The Story Behind Aidan’s Story
How Coronation Street worked closely with the male suicide prevention charity CALM to treat the upsetting Aidan storyline in a way that would responsibly shine a light on a huge problem in the UK today.
There has been much talk about Coronation Street this week, where there has been the storyline involving male suicide, involving Aidan, played by Shayne Ward. It has been an upsetting but ultimately admirable storyline, in that it is shining a light on a major issue in the UK today, that of the high numbers of male suicides. And in fact, it is a storyline that hasn’t been taken lightly by the show, who have worked closely with The Samaritans, and male suicide prevention charity CALM, to ensure the subject matter has been handled responsibly, and people watching have messages of support in and around the episodes, in case they need them.
It feels like an important moment. Following CALM’s Project84 sculptures on the top of ITV tower last month, this week on Coronation Street is another major step towards mainstream awareness of the issue. And that will hopefully mean more men with problems may understand they need to seek help.
Here Simon Gunning, the CEO of CALM talks us through the story behind the Aidan storyline.
“Suicide remains the biggest killer of men under 45 in the UK and Coronation Street are doing vital work in highlighting such an important issue with this storyline. CALM has a long-standing relationship with the team at Coronation Street and they were devoted to making sure this story was handled with care and responsibility. Along with Samaritans, CALM was involved in the research phase of this story line and, as a charity dedicated to preventing male suicide, we wanted to ensure that support was clearly signposted for any viewers that have been affected by Aidan’s story. By combining the stories of David Platt with that of Aidan, Coronation Street has brilliantly shown that opening up and communicating can literally be a life-saver; Aidan’s experience is one of isolation and suicide which none of his family or friends saw coming, whilst David speaks to someone about his experiences and in doing so finds hope for the future.”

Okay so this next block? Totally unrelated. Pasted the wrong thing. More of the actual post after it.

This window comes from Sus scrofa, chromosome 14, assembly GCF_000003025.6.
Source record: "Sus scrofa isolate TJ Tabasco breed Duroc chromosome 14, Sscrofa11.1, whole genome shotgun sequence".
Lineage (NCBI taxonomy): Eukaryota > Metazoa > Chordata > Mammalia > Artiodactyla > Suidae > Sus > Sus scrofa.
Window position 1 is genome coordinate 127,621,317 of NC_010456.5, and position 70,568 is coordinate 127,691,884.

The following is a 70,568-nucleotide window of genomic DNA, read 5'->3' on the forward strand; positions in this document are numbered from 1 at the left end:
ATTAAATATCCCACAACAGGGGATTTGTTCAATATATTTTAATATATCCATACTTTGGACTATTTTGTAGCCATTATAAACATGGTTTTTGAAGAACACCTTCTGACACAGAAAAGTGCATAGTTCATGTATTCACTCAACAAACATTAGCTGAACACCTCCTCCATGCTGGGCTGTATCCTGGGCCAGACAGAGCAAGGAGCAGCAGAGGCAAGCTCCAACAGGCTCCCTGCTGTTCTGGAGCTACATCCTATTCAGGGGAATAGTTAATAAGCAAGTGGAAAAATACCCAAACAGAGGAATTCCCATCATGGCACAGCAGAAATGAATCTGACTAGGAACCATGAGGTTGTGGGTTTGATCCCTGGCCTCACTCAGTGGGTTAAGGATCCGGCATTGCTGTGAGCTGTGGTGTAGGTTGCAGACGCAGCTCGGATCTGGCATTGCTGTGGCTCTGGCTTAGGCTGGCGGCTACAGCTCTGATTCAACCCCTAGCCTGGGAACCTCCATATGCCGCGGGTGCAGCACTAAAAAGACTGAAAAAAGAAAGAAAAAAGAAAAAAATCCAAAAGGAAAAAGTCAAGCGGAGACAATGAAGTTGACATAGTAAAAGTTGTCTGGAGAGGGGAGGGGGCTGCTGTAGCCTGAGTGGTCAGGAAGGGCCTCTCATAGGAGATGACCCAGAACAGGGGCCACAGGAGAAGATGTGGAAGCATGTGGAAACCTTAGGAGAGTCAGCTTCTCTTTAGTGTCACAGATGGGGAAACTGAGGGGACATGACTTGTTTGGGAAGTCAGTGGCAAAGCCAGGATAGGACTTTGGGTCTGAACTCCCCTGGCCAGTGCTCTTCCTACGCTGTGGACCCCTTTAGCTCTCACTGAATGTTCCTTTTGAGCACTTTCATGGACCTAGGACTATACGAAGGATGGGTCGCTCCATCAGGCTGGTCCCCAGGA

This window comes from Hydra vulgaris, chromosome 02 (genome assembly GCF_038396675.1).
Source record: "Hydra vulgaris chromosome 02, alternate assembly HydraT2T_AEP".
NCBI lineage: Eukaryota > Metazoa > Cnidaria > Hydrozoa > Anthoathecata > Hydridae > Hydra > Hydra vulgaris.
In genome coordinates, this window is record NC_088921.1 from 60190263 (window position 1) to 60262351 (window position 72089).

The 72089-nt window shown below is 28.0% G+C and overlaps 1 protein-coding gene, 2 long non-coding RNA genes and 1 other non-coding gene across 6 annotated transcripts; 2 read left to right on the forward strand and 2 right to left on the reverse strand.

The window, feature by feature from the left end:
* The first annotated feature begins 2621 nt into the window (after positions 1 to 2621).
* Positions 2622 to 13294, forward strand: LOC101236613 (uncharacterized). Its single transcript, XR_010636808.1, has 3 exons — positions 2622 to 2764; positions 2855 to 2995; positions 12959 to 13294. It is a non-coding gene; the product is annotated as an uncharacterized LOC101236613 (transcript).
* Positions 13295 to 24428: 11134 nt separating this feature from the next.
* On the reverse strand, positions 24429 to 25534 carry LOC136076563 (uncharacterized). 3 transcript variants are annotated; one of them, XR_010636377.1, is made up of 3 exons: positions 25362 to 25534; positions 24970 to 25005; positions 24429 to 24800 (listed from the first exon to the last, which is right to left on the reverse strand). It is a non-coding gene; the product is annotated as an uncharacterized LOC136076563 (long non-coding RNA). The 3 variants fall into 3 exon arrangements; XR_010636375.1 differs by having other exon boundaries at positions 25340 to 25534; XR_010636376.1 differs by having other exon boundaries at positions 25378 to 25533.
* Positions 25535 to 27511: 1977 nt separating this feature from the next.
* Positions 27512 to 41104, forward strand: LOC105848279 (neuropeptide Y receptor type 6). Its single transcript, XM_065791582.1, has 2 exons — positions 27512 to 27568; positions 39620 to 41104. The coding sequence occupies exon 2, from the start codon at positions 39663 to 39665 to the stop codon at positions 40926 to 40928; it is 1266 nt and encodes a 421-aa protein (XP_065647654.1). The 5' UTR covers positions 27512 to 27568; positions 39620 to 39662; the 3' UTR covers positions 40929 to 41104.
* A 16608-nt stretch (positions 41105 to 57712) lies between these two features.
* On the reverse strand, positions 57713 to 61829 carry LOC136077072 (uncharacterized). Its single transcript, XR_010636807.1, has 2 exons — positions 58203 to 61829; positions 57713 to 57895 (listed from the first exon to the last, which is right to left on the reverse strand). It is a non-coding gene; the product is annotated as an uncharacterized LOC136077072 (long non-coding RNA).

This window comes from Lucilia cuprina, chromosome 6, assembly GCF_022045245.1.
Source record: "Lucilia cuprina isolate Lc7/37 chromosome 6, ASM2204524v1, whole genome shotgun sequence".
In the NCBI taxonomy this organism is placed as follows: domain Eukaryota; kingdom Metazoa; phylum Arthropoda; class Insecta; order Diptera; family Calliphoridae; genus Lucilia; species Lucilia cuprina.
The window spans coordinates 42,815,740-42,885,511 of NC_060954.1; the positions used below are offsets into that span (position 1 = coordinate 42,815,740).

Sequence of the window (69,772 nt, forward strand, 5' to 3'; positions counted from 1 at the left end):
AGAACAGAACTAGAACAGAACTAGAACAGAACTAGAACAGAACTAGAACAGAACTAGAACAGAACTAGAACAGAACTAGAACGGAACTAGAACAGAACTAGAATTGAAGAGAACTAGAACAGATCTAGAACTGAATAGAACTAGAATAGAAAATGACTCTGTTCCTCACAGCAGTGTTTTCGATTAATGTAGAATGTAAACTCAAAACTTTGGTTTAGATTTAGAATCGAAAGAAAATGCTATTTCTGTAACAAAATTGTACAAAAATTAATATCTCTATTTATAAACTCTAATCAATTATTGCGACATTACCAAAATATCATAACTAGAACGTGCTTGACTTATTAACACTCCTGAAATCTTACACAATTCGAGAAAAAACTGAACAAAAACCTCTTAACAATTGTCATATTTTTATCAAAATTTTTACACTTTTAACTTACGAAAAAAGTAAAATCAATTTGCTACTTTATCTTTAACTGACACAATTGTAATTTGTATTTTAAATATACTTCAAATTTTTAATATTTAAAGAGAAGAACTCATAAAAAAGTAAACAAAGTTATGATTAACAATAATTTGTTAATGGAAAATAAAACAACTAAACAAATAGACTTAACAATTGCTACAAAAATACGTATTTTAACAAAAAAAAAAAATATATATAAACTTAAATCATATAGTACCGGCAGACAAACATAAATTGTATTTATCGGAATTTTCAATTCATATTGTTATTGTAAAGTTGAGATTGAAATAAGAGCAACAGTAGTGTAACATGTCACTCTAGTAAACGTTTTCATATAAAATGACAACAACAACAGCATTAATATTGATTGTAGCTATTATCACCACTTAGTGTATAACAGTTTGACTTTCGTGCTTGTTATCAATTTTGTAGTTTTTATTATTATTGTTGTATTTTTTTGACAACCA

“The issue of suicide is not going anywhere. On average 84 men will take their own lives every week in the UK and if you are a young man in this country, the thing most likely to kill you is you, yet as a society we are too embarrassed to talk about it. By bringing this subject to the mainstream, Coronation Street (and ITV’s This Morning with CALM’s Project84) are driving a new agenda where we face the statistic and the reality of male suicide. CALM focuses on the cultural and societal aspects of suicide and mental health, including the pressures men face and how societal expectations can limit help seeking when life gets tough. Bringing this issue into mainstream popular culture with a platform like Coronation Street is a bold move, but one that is absolutely necessary in raising awareness and understanding of this issue.”
“More than 6,000 British lives are lost to suicide every year, with three in every four of these deaths being male. Working with the team of actors, writers and producers at Coronation Street has allowed CALM to engage a huge audience in the scale of this issue and of the devastating effects of suicide. This story line touches on life pressures including work and relationships and there is an ‘everyman’ quality to the character of Aidan that many viewers will identify with, so it is important that the audience are made aware of the support that is available to anyone who is going through a tough time in their own life, or for those who have been affected by suicide.”
“We know that 84% of men bottle up their emotions, while CALM’s Masculinity Audit told us that only 55% of men who’ve experienced depression will tell anyone about it. We must continue to challenge the damaging stereotypes of a strong, silent man that still exist in our society. Seeking help when you need it is a show of strength and CALM provides a platform for that with our free, confidential and anonymous helpline and webchat which are open every day, 5pm-midnight.”
The CALM helpline:
Nationwide: 0800 58 58 58
London: 0808 802 58 58
For more on CALM’s work, read this this in-depth interview.
Shane Ward’s Twitter message:
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